Cost-effectiveness of Exercise Therapy in Patients with Intermittent Claudication: Supervised Exercise Therapy versus a 'Go Home and Walk' Advice

A. D. I. van Asselt, S. P. A. Nicolai, M. A. Joore, M. H. Prins, J. A. W. Teijink*

*Corresponding author for this work

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Objectives: The Exercise Therapy in Peripheral Arterial Disease (EXITPAD) study has shown supervised exercise therapy (SET) to be more effective regarding walking distance and quality of life than a 'go home and walk' advice (WA) for patients with intermittent claudication. The present study aims to assess the cost-effectiveness of SET versus WA. Patients and methods: Data from the EXITPAD study, a 12-month randomised controlled trial in 304 patients with claudication, was used to study the proportion of costs to walking distance and quality of life. Two different incremental cost-effectiveness ratios (ICERs) were calculated for SET versus WA: costs per extra metre on the treadmill test, and costs per quality-adjusted life year (QALY). QALYs were based on utilities derived from the EuroQoL-5 dimensions (EQ-5D). Results: Mean total costs were higher for SET than for WA (3407 versus 2304 Euros), mainly caused by the costs of exercise therapy. The median walking distance was 620 m for SET and 400 m for WA. QALYs were 0.71 for SET and 0.67 for WA. All differences were statistically significant. The ICER for cost per extra metre on the 12-month treadmill test was (sic) 4.08. For cost per QALY, the ICER was (sic) 28693. Conclusion: At a willingness-to-pay threshold of E 40 000 per QALY, SET likely is a cost-effective therapeutic option for patients with claudication.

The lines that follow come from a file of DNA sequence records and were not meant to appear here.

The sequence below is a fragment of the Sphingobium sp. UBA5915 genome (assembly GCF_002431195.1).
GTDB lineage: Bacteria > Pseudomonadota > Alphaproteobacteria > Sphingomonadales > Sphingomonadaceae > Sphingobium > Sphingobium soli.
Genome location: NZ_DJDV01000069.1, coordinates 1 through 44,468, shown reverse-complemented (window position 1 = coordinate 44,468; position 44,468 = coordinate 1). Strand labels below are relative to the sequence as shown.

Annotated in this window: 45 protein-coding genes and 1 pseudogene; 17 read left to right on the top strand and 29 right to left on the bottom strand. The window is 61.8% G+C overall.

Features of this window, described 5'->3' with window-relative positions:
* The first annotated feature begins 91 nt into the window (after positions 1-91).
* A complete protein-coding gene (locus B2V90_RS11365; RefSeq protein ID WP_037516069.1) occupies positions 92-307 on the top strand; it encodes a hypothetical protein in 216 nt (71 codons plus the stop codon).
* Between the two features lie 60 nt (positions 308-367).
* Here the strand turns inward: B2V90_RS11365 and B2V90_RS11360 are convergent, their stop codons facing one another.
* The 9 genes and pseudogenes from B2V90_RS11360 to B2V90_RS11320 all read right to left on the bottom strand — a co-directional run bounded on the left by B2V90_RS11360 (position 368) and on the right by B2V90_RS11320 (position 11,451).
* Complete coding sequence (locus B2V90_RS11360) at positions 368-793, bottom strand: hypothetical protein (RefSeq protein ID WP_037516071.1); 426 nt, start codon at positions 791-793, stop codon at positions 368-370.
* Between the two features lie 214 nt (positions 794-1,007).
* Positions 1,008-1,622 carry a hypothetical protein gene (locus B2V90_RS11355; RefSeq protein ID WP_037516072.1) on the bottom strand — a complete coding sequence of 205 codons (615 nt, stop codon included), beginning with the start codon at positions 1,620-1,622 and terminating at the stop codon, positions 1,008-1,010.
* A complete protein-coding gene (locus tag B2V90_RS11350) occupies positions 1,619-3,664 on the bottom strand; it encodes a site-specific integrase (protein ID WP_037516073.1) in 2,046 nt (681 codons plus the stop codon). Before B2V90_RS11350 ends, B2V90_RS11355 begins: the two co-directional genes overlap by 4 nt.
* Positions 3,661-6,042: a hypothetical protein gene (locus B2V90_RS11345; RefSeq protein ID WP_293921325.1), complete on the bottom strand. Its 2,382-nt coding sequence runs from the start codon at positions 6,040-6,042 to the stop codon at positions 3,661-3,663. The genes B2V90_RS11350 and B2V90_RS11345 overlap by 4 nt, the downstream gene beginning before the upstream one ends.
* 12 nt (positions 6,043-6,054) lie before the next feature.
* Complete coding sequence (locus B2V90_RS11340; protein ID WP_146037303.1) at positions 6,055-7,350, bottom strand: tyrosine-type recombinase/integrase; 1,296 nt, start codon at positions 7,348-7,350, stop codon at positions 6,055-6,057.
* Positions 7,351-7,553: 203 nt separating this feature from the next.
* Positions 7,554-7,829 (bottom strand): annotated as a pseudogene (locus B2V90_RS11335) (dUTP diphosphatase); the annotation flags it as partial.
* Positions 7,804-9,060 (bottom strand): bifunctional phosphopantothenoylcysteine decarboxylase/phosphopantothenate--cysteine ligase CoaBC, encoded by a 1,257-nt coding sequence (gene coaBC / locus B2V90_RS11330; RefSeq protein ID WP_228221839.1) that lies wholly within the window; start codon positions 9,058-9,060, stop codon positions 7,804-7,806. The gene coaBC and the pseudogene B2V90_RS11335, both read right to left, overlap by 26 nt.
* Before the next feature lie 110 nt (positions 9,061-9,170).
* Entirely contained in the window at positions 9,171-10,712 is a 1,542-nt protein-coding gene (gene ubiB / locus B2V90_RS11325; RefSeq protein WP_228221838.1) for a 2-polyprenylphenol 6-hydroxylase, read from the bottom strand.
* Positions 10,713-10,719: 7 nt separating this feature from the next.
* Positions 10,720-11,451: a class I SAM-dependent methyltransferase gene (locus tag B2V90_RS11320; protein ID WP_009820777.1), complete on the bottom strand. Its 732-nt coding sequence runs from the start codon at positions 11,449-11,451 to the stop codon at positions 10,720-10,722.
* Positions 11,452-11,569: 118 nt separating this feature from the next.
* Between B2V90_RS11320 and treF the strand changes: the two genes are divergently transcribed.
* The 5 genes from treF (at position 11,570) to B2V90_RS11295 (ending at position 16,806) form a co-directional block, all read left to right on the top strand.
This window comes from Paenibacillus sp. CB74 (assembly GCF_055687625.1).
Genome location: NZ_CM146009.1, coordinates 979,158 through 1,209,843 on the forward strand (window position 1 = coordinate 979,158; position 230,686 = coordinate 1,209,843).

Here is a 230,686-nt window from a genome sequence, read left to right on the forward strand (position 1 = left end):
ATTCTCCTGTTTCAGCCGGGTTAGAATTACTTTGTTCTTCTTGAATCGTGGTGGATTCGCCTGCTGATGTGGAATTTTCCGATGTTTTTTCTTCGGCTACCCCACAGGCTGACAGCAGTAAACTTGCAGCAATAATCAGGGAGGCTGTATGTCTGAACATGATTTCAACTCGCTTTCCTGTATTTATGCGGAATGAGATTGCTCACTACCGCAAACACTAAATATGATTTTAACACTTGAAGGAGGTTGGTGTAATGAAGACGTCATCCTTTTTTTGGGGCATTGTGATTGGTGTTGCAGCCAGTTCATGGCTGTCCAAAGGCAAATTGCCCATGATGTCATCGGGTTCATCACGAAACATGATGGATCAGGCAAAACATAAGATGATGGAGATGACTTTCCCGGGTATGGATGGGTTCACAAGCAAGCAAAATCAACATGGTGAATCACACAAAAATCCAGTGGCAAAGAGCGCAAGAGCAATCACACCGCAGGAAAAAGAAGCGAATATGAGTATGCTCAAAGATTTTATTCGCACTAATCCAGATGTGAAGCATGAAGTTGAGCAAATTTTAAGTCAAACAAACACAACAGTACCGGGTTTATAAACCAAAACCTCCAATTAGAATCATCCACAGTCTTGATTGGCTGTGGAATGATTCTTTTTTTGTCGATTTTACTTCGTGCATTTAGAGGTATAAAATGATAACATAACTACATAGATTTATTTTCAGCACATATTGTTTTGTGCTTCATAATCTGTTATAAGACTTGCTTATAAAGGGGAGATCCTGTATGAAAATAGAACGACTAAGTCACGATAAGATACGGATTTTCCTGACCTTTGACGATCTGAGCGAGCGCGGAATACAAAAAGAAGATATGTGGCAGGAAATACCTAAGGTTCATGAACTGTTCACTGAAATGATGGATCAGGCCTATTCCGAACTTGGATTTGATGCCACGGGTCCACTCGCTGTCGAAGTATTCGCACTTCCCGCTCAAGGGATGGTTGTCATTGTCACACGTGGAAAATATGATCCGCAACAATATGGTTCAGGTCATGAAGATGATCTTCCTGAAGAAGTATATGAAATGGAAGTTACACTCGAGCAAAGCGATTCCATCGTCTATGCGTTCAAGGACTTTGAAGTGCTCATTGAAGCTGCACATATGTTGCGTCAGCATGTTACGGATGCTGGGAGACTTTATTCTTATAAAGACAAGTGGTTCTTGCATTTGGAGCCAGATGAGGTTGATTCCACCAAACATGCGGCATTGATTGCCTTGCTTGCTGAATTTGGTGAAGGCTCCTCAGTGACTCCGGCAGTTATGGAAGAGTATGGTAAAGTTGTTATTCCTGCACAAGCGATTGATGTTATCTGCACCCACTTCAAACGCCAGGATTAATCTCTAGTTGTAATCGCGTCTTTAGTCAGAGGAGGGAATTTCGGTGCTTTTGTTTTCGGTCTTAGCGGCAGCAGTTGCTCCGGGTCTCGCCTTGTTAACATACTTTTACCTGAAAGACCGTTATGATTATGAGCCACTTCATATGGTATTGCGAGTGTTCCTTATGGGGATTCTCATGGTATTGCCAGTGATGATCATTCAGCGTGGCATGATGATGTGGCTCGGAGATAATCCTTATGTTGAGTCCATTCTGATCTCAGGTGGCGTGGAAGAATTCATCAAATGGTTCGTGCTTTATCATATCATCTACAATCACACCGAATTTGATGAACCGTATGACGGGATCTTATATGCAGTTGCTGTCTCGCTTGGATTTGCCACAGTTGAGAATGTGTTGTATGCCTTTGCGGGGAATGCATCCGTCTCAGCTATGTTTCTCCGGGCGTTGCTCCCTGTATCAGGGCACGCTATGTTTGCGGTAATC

Original languageEnglish
Pages (from-to)97-103
JournalEuropean Journal of Vascular and Endovascular Surgery
Issue number1
Publication statusPublished - Jan 2011


  • Intermittent claudication
  • Exercise therapy
  • Cost-effectiveness
  • Quality of life

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